Wednesday, October 17, 2007, 9:59 AM

Misclassification and Class Certification: Exposure to Potentially Higher Damage Awards

Recently, employees (assistant managers) of retailer Duane Reade asked for consolidation and class certification to adjudicate whether their job positions have been misclassified by Duane Reade to avoid overtime pay. Class certification may be appropriate when individual cases involve a common set of facts and claims. While established as a device designed to simplify large litigation, the spector of class action no longer brings simplicity to cases. Instead, defendant employers are often exposed to aggregated multimillion dollar settlements or damages awards, with plaintiffs' attorneys angling to obtain a sizable percentage of such funds. Employers must beware of the potential pitfalls of class certification and seek legal counsel in assessing threatened class actions when misclassification claims first arise.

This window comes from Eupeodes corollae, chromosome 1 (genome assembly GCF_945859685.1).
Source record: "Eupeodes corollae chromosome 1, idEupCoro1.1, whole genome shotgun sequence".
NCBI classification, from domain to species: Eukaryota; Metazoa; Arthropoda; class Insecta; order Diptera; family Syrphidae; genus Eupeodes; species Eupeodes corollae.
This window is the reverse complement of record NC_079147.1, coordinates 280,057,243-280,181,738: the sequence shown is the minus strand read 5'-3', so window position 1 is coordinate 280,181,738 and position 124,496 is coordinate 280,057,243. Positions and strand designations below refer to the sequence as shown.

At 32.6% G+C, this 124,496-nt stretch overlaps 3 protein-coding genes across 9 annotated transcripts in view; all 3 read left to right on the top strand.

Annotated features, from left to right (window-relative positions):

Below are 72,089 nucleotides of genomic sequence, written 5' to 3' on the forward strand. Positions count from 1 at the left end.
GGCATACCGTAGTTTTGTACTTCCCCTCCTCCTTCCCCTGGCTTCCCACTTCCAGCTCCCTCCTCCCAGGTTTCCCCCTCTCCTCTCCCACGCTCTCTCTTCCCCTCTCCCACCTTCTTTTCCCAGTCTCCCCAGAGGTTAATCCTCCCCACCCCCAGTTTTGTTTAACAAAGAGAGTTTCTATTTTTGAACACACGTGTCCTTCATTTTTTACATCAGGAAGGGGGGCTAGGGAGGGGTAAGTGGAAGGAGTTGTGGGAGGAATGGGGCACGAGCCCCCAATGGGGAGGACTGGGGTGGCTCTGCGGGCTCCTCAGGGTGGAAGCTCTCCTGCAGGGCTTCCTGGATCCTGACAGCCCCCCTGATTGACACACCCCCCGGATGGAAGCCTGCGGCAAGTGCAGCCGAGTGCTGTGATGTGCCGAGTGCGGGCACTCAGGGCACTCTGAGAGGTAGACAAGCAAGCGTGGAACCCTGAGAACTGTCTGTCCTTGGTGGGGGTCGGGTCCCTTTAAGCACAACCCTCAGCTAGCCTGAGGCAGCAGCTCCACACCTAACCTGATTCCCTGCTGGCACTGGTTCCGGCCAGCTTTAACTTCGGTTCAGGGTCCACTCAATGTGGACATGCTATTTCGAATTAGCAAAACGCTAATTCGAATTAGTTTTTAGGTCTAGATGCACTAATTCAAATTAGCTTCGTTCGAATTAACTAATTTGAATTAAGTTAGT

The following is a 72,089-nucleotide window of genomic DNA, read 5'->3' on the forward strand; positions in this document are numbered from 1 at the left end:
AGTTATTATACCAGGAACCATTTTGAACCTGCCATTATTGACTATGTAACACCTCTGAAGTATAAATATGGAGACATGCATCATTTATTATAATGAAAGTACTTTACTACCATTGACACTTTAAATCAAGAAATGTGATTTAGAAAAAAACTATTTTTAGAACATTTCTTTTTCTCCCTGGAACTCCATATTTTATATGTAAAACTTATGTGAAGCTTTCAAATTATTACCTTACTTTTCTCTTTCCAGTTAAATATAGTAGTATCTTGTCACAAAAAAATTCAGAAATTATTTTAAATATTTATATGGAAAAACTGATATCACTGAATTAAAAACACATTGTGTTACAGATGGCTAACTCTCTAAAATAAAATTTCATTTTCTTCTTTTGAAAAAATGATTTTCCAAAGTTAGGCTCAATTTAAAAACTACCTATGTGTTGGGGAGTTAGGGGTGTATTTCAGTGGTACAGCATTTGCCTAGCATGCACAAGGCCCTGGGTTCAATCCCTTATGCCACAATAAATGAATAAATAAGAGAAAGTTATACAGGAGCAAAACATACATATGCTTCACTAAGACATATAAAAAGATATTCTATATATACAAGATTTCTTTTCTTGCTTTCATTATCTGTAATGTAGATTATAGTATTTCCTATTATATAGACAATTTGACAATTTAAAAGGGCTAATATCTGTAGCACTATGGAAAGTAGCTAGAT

Employees bringing misclassification claims challenge an employer's decision to classify them as "exempt" and the employees assert that their jobs were misclassified and therefore, they are entitled to overtime pay. The problem is that many times, employers don't keep good records of the time worked (as required), which results in the court accepting the employee's word as to hours worked. Industries that have been targeted for misclassification include insurance, financial services, retail, pharmaceutical, among others. We expect the trend in misclassification cases to continue to rise, along with the threat of class certification.


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